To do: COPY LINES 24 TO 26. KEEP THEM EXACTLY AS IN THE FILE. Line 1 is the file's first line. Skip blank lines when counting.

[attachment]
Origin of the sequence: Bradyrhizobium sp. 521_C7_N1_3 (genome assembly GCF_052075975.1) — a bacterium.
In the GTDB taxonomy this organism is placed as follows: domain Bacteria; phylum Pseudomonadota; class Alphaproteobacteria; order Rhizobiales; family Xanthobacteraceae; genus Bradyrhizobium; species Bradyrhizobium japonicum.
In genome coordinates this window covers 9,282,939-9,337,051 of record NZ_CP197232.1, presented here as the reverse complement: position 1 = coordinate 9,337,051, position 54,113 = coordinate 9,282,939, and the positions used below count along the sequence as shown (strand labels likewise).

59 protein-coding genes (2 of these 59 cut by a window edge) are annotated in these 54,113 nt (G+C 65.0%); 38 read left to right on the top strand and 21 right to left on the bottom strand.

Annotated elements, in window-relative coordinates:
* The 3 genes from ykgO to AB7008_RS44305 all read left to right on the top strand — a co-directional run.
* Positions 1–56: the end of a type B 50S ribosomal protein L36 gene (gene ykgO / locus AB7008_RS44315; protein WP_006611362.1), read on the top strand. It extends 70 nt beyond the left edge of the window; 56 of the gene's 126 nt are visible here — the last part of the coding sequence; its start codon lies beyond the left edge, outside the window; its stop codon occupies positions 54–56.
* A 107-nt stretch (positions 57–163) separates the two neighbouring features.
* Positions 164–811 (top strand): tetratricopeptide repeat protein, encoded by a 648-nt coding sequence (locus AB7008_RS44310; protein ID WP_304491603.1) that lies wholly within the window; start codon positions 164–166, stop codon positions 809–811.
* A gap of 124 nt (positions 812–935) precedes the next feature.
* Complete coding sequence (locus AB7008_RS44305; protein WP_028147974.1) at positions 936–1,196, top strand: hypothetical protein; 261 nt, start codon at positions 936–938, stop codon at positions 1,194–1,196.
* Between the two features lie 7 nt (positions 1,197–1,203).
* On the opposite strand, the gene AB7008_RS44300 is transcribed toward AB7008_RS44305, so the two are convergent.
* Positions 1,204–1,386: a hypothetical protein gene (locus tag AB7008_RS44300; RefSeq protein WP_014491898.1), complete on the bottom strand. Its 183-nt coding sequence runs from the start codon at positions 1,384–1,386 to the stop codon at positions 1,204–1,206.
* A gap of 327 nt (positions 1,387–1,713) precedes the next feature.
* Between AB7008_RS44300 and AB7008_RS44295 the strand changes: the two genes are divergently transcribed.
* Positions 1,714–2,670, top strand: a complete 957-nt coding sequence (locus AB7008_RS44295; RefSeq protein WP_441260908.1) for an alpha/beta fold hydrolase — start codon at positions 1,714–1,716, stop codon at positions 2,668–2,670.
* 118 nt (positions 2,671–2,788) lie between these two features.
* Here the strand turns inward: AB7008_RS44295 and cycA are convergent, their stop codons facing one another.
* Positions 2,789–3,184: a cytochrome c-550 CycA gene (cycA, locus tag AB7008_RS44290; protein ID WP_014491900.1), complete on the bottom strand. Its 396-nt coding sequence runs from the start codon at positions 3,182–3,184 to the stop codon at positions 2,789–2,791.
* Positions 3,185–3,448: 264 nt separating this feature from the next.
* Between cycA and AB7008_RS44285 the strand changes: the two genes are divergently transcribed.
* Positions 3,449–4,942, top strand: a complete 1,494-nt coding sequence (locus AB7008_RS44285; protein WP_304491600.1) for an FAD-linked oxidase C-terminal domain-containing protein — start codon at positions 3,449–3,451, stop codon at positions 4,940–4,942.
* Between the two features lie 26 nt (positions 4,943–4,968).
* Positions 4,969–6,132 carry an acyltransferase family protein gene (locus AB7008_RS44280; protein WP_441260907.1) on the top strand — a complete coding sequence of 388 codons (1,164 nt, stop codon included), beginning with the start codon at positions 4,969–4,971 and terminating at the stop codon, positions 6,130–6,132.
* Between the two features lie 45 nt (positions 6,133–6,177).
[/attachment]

* Between the two features lie 26 nt (positions 4,943–4,968).
* Positions 4,969–6,132 carry an acyltransferase family protein gene (locus AB7008_RS44280; protein WP_441260907.1) on the top strand — a complete coding sequence of 388 codons (1,164 nt, stop codon included), beginning with the start codon at positions 4,969–4,971 and terminating at the stop codon, positions 6,130–6,132.
* Between the two features lie 45 nt (positions 6,133–6,177).